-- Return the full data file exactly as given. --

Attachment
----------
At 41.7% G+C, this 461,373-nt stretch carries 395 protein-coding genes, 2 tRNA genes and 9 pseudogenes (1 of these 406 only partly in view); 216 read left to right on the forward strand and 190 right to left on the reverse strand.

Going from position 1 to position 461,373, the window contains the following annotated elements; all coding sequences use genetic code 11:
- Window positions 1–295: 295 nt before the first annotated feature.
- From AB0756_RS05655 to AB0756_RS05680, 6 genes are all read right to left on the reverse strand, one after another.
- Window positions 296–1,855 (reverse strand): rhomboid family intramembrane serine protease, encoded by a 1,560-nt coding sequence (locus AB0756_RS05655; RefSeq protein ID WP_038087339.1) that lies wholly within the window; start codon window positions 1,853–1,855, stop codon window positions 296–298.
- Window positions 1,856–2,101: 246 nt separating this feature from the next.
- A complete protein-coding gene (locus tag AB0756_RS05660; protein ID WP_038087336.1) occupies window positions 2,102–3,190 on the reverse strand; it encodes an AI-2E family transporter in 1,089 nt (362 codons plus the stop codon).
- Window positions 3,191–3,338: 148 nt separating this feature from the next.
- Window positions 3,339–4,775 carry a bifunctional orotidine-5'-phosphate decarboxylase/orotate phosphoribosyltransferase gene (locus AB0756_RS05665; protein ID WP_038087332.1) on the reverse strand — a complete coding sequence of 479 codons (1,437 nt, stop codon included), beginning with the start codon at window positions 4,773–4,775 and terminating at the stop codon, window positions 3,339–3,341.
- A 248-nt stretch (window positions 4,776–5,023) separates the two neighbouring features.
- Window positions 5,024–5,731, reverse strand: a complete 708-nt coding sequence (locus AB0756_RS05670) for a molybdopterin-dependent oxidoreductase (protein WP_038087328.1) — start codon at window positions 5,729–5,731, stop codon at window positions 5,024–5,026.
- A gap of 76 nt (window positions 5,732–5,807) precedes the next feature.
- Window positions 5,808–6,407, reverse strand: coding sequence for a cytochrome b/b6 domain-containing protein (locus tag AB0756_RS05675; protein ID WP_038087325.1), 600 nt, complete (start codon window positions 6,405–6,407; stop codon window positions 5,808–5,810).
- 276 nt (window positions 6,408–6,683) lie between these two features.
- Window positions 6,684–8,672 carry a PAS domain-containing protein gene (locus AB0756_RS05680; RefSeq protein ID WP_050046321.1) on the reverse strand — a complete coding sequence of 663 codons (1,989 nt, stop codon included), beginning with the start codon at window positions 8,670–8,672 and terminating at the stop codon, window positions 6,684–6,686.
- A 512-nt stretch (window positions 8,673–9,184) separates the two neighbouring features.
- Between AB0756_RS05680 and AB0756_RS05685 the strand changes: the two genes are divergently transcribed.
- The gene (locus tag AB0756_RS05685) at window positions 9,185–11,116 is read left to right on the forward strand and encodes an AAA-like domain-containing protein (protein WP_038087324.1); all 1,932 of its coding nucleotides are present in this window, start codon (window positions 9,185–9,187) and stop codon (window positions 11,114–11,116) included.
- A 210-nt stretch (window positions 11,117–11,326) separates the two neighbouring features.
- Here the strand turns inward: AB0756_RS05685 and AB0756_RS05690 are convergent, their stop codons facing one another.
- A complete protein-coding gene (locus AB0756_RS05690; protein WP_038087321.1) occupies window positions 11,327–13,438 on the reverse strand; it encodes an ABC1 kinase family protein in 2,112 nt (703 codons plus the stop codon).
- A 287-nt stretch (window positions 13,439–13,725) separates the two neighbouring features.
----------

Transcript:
At 41.7% G+C, this 461,373-nt stretch carries 395 protein-coding genes, 2 tRNA genes and 9 pseudogenes (1 of these 406 only partly in view); 216 read left to right on the forward strand and 190 right to left on the reverse strand.

Going from position 1 to position 461,373, the window contains the following annotated elements; all coding sequences use genetic code 11:
- Window positions 1–295: 295 nt before the first annotated feature.
- From AB0756_RS05655 to AB0756_RS05680, 6 genes are all read right to left on the reverse strand, one after another.
- Window positions 296–1,855 (reverse strand): rhomboid family intramembrane serine protease, encoded by a 1,560-nt coding sequence (locus AB0756_RS05655; RefSeq protein ID WP_038087339.1) that lies wholly within the window; start codon window positions 1,853–1,855, stop codon window positions 296–298.
- Window positions 1,856–2,101: 246 nt separating this feature from the next.
- A complete protein-coding gene (locus tag AB0756_RS05660; protein ID WP_038087336.1) occupies window positions 2,102–3,190 on the reverse strand; it encodes an AI-2E family transporter in 1,089 nt (362 codons plus the stop codon).
- Window positions 3,191–3,338: 148 nt separating this feature from the next.
- Window positions 3,339–4,775 carry a bifunctional orotidine-5'-phosphate decarboxylase/orotate phosphoribosyltransferase gene (locus AB0756_RS05665; protein ID WP_038087332.1) on the reverse strand — a complete coding sequence of 479 codons (1,437 nt, stop codon included), beginning with the start codon at window positions 4,773–4,775 and terminating at the stop codon, window positions 3,339–3,341.
- A 248-nt stretch (window positions 4,776–5,023) separates the two neighbouring features.
- Window positions 5,024–5,731, reverse strand: a complete 708-nt coding sequence (locus AB0756_RS05670) for a molybdopterin-dependent oxidoreductase (protein WP_038087328.1) — start codon at window positions 5,729–5,731, stop codon at window positions 5,024–5,026.
- A gap of 76 nt (window positions 5,732–5,807) precedes the next feature.
- Window positions 5,808–6,407, reverse strand: coding sequence for a cytochrome b/b6 domain-containing protein (locus tag AB0756_RS05675; protein ID WP_038087325.1), 600 nt, complete (start codon window positions 6,405–6,407; stop codon window positions 5,808–5,810).
- 276 nt (window positions 6,408–6,683) lie between these two features.
- Window positions 6,684–8,672 carry a PAS domain-containing protein gene (locus AB0756_RS05680; RefSeq protein ID WP_050046321.1) on the reverse strand — a complete coding sequence of 663 codons (1,989 nt, stop codon included), beginning with the start codon at window positions 8,670–8,672 and terminating at the stop codon, window positions 6,684–6,686.
- A 512-nt stretch (window positions 8,673–9,184) separates the two neighbouring features.
- Between AB0756_RS05680 and AB0756_RS05685 the strand changes: the two genes are divergently transcribed.
- The gene (locus tag AB0756_RS05685) at window positions 9,185–11,116 is read left to right on the forward strand and encodes an AAA-like domain-containing protein (protein WP_038087324.1); all 1,932 of its coding nucleotides are present in this window, start codon (window positions 9,185–9,187) and stop codon (window positions 11,114–11,116) included.
- A 210-nt stretch (window positions 11,117–11,326) separates the two neighbouring features.
- Here the strand turns inward: AB0756_RS05685 and AB0756_RS05690 are convergent, their stop codons facing one another.
- A complete protein-coding gene (locus AB0756_RS05690; protein WP_038087321.1) occupies window positions 11,327–13,438 on the reverse strand; it encodes an ABC1 kinase family protein in 2,112 nt (703 codons plus the stop codon).
- A 287-nt stretch (window positions 13,439–13,725) separates the two neighbouring features.